Cover image for Have you locked the castle gate? : home and small-business computer security
Title:
Have you locked the castle gate? : home and small-business computer security
Author:
Shea, Brian.
Personal Author:
Publication Information:
Boston : Addison-Wesley, [2002]

©2002
Physical Description:
xxiii, 193 pages : illustrations ; 24 cm
Language:
English
ISBN:
9780201719550
Format :
Book

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QA76.9.A25 S463 2002 Adult Non-Fiction Central Closed Stacks
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Summary

Summary

A non-technical guide to computer security for home and small business users. It simplifies security with step-by-step techniques and real-world analogies, shows how to protect files, fend off viruses and hackers and shop safely online. It covers PCs, Internet security, email security and more.


Author Notes

Brian Shea is currently the team lead for a Windows security team at one of the nation's largest financial institutions. His duties include securing the bank's Windows systems and helping home users who dial in to secure their own systems. During his ten years in the computer security field, he has written everything from security programs to white papers for management and nontechnical staff. Brian lives near Seattle with his wife and daughter. When not working, he can often be found enjoying the great outdoors in the Pacific Northwest.



020171955XAB04092002


Table of Contents

Introduction: Installing Locks in the Global Village
Introduction
Who Needs to Read This Book?
Why the Homestead Example?
Is the Example Important?
Introduction to the Homestead
Is Your House Locked at Night?
What's Important Here?
Sidebar: Key Security Concepts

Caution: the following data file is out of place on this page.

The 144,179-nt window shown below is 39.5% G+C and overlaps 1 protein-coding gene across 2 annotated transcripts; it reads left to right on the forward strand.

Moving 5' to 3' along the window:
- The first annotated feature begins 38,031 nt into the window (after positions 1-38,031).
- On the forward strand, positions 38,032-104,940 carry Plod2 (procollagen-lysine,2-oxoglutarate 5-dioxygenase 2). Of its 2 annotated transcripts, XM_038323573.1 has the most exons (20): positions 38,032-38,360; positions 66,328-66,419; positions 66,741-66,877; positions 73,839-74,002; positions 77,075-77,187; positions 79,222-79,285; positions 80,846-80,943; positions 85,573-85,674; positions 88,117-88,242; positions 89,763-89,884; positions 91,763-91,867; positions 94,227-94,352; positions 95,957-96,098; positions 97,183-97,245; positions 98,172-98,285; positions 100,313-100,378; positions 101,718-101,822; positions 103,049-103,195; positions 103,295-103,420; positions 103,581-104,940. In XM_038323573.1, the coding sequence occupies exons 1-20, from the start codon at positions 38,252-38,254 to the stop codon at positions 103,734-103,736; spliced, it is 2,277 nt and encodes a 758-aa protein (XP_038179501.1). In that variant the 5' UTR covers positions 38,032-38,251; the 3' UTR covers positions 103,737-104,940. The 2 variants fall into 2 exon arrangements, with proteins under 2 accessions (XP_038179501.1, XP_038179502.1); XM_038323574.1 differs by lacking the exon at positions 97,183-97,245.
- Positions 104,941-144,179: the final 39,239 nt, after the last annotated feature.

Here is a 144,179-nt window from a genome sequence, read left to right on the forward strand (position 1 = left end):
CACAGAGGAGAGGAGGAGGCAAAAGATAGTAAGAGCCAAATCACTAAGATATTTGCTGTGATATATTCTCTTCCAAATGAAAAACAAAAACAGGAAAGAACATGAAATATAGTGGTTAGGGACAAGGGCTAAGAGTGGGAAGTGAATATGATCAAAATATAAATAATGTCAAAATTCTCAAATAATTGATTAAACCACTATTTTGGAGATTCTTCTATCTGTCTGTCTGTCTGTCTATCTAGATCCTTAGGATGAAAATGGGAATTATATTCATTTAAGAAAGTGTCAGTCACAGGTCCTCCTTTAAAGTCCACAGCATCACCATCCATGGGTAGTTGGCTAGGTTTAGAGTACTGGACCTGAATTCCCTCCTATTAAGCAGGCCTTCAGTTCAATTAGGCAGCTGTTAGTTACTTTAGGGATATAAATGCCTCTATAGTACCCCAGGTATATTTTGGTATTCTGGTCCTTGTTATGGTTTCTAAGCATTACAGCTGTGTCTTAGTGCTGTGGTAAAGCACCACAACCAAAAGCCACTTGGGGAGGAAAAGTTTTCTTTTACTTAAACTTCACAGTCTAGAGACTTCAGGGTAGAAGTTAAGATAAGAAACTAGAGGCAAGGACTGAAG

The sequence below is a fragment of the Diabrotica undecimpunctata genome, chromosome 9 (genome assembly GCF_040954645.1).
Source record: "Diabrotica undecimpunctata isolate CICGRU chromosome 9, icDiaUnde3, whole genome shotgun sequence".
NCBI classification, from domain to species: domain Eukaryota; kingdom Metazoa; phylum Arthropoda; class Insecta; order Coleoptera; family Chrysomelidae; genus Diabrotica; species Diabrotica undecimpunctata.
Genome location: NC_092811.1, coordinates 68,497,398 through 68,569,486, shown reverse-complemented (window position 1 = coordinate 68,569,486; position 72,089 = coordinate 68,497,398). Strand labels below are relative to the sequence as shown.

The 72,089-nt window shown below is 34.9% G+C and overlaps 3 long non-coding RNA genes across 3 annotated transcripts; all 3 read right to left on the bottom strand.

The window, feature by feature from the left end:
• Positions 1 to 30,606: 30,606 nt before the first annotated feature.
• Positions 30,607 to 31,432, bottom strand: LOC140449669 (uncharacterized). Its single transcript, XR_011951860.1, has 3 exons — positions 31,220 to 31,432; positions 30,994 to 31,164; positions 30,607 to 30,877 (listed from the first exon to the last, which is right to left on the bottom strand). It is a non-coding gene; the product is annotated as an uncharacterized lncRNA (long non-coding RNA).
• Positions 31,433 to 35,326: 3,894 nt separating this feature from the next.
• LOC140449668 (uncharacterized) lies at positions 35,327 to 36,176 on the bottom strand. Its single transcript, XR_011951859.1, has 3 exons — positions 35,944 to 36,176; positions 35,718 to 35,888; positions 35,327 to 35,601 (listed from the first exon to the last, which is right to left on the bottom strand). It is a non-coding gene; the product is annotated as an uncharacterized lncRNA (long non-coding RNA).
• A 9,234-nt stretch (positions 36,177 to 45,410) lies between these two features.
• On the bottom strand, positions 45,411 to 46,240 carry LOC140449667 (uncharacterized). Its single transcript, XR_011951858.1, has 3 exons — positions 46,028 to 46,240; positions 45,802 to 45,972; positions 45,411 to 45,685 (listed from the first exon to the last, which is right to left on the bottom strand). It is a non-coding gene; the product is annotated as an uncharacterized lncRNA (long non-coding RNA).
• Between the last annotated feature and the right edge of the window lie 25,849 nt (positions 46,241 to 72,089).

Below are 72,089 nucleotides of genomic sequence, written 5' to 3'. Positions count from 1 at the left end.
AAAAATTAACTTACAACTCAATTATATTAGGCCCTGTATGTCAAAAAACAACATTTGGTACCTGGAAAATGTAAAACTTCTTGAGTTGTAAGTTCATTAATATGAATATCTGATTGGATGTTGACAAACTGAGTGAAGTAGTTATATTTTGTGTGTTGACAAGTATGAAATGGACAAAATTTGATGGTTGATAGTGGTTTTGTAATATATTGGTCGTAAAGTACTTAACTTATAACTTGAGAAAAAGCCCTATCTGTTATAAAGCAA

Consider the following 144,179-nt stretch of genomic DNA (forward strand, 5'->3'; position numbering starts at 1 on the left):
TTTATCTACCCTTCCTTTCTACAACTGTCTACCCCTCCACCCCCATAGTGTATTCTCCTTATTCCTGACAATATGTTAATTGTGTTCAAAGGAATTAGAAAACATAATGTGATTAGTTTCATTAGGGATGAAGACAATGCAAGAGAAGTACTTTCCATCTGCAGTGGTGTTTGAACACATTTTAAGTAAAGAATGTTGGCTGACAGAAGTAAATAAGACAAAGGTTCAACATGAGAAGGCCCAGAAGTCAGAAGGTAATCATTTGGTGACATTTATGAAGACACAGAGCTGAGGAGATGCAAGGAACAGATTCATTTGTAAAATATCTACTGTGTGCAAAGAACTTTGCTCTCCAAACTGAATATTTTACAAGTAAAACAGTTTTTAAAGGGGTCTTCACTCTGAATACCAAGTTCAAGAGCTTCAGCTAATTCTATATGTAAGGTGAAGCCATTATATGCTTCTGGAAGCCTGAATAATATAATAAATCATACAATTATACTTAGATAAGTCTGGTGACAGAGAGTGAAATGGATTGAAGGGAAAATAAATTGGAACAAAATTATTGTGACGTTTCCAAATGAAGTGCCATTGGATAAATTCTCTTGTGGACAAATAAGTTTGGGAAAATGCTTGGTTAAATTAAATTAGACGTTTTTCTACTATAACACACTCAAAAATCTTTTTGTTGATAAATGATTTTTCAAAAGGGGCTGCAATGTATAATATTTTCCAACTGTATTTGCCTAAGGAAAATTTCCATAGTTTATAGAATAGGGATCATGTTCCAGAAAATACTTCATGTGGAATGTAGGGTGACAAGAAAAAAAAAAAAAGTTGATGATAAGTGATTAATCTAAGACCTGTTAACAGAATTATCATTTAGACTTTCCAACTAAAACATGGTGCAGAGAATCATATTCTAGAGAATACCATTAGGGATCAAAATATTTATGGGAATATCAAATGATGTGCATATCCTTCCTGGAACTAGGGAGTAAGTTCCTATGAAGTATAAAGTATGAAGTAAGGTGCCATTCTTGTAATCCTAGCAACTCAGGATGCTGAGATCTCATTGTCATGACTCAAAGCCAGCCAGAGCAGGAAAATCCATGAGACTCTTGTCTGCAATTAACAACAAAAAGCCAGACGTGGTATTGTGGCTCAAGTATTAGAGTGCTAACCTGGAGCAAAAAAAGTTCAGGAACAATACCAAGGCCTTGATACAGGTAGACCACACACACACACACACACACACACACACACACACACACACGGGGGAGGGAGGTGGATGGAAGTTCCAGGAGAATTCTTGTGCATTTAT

Starting Out
Important Assumptions
It's Your Data
Where to Look First
How Secure Is Your System Out of the Box?
1 Assessing Risk
Data Classification
What Am I Protecting?
Is It Worth Protecting?
Who Am I Protecting Against?
Sidebar: Who Are They?
Risk Assessment Checklists
2 General Network Security
Security In-Depth, or Layered Security
Grant All versus Deny All
Encryption or Clear
Sidebar: Determining Strong Enough and Moore's Law
Defining Access and Rights
Users and Their Roles
Sidebar: Who Is the Boss? Granting Administrator Privileges
Grouping Users
Providing File and Directory Access
Granting Privileges
Sidebar: Domain versus Workgroup
Denying Access
Sharing Files
Data Backups
Selecting a Network Security Model Checklist
3 Securing Your Computer
Securing Your Windows System
Sidebar: Service Packs and Hotfixes
Sidebar: What Is the Registry?
Sidebar: Security Configuration Editor
4 Securing Your Servers
Why Servers Are Different
Where to Start on Your Server Security
Sidebar: The OSI Model
Securing Windows NT Servers
Sidebar: Why Protect Your Performance Data?
Sidebar: Resource Kit, MSDN, and TechNet
Securing Windows 2000 Servers
Server Security Checklist
5 Connecting to the Internet
Types of Connections
Sidebar: Why Should You Worry?
Basic Internet Security
Advanced Internet Security
Sidebar: More About Encryption
Who Is Watching You?
Privacy Issues
Internet Security Checklist
6 E-mail Security
Why E-mail Is Cool
How E-mail Works
Security Issues with E-mail Systems
Sidebar: Encryption in E-mail
Sidebar: What Makes It Junk Mail?
Getting Off E-mail Lists
E-mail Security Checklists
7 Web Security
What Is the World Wide Web, Really?
What They Know About You
Cookies and Security
Browser Security: Why Is It So Important?
Sidebar: Sandboxes
Web Page Security
E-commerce Security Issues
Web Security Checklist
8 Defending Against Hackers
The Extent of the Problem
Sidebar: Signs of a Social Engineering Attack
Can Anyone Help?
9 Viruses, Trojan Horses, Hoaxes
Computer Viruses and Trojan Horses
Sidebar: Nimda, Code Red, and I Love You
Why Should I Care?
Defending Against Threats
Hoaxes and Why They're a Problem
Sidebar: Crying Wolf or Real Threat?
Active Content on the Web
Virus and Trojan Horse Security Checklist
Appendix A. Additio